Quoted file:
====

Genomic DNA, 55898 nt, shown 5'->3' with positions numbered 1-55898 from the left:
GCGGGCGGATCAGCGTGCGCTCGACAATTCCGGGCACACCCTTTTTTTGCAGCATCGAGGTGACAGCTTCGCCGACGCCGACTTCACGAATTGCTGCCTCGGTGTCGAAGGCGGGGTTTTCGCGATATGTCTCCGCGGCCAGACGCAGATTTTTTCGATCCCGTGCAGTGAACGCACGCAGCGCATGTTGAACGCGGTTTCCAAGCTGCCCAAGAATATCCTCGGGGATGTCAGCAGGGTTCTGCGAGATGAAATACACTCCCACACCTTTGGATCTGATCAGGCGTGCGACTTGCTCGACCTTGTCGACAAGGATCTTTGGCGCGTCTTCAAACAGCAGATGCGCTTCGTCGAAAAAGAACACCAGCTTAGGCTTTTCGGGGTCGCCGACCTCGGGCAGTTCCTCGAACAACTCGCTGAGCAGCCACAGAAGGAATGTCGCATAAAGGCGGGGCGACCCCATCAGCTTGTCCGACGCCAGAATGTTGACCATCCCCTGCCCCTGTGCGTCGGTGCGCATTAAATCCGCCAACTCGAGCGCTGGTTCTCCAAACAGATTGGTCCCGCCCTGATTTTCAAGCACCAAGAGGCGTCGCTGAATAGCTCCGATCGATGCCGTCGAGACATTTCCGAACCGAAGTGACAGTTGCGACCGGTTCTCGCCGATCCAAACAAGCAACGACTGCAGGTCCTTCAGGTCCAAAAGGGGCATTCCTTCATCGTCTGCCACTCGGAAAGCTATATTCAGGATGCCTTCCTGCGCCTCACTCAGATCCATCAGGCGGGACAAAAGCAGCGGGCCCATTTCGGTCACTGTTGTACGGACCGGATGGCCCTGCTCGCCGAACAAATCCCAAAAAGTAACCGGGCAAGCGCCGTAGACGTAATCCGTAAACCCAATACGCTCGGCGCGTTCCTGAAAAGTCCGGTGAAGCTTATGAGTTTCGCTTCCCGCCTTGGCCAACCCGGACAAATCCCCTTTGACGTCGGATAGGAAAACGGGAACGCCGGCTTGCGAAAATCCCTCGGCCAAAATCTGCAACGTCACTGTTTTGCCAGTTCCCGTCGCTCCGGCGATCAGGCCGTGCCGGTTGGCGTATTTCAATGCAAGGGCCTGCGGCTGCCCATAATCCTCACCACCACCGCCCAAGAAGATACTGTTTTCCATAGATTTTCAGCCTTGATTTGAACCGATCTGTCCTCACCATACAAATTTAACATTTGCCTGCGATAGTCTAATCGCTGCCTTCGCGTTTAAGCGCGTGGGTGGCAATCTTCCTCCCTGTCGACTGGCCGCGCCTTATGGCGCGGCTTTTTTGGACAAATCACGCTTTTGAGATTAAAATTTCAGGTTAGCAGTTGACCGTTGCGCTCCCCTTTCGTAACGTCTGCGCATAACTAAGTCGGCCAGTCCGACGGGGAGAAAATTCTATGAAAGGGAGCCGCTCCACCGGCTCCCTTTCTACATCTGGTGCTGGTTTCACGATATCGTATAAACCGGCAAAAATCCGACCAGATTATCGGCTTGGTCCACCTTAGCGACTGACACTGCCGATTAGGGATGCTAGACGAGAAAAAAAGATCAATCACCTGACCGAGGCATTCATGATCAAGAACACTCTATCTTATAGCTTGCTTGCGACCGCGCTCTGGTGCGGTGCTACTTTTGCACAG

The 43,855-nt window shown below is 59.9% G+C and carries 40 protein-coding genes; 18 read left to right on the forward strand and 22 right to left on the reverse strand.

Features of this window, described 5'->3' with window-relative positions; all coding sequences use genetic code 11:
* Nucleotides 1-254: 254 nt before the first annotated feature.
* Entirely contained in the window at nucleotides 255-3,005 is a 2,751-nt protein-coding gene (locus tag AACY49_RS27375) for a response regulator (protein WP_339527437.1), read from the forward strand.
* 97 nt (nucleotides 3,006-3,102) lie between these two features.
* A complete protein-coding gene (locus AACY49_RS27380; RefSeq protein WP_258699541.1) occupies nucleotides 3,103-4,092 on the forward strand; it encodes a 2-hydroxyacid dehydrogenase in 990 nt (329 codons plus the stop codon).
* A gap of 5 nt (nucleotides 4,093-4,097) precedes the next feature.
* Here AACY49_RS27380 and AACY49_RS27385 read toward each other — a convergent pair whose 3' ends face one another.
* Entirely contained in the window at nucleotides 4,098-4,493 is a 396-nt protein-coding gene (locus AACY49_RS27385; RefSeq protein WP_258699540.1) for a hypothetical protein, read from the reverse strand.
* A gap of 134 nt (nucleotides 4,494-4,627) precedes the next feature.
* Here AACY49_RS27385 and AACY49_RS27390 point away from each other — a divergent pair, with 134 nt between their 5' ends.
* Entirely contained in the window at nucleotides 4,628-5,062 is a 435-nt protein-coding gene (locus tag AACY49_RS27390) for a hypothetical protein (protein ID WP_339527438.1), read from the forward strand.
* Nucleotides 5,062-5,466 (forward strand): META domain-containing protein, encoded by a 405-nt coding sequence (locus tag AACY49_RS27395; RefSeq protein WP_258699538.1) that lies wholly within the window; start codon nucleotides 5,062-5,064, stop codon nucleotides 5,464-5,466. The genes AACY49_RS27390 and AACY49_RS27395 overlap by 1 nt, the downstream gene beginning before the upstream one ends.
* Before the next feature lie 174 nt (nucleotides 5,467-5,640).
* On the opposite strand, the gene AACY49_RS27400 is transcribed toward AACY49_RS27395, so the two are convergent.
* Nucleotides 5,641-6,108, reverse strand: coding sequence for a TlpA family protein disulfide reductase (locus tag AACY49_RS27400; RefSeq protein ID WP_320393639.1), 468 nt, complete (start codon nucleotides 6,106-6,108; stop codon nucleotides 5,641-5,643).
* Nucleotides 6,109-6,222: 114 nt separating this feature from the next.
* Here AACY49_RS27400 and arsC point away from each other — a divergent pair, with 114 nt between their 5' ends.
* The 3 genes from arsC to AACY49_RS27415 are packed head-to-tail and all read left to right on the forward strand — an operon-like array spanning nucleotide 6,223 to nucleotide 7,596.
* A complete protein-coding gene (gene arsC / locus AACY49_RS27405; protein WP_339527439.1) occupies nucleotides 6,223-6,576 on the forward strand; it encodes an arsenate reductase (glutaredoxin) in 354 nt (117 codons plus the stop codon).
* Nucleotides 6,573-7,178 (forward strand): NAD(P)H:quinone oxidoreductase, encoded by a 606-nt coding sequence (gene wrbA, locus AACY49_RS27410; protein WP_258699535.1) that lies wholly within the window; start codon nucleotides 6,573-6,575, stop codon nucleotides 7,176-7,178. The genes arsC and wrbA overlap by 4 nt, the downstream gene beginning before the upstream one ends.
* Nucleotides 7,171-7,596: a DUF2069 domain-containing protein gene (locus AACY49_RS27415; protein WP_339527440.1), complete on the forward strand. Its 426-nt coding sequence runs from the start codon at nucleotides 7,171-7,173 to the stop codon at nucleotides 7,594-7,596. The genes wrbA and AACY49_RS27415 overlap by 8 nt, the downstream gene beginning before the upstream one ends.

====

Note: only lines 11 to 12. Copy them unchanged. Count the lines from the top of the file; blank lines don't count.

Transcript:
* Entirely contained in the window at nucleotides 4,098-4,493 is a 396-nt protein-coding gene (locus AACY49_RS27385; RefSeq protein WP_258699540.1) for a hypothetical protein, read from the reverse strand.
* A gap of 134 nt (nucleotides 4,494-4,627) precedes the next feature.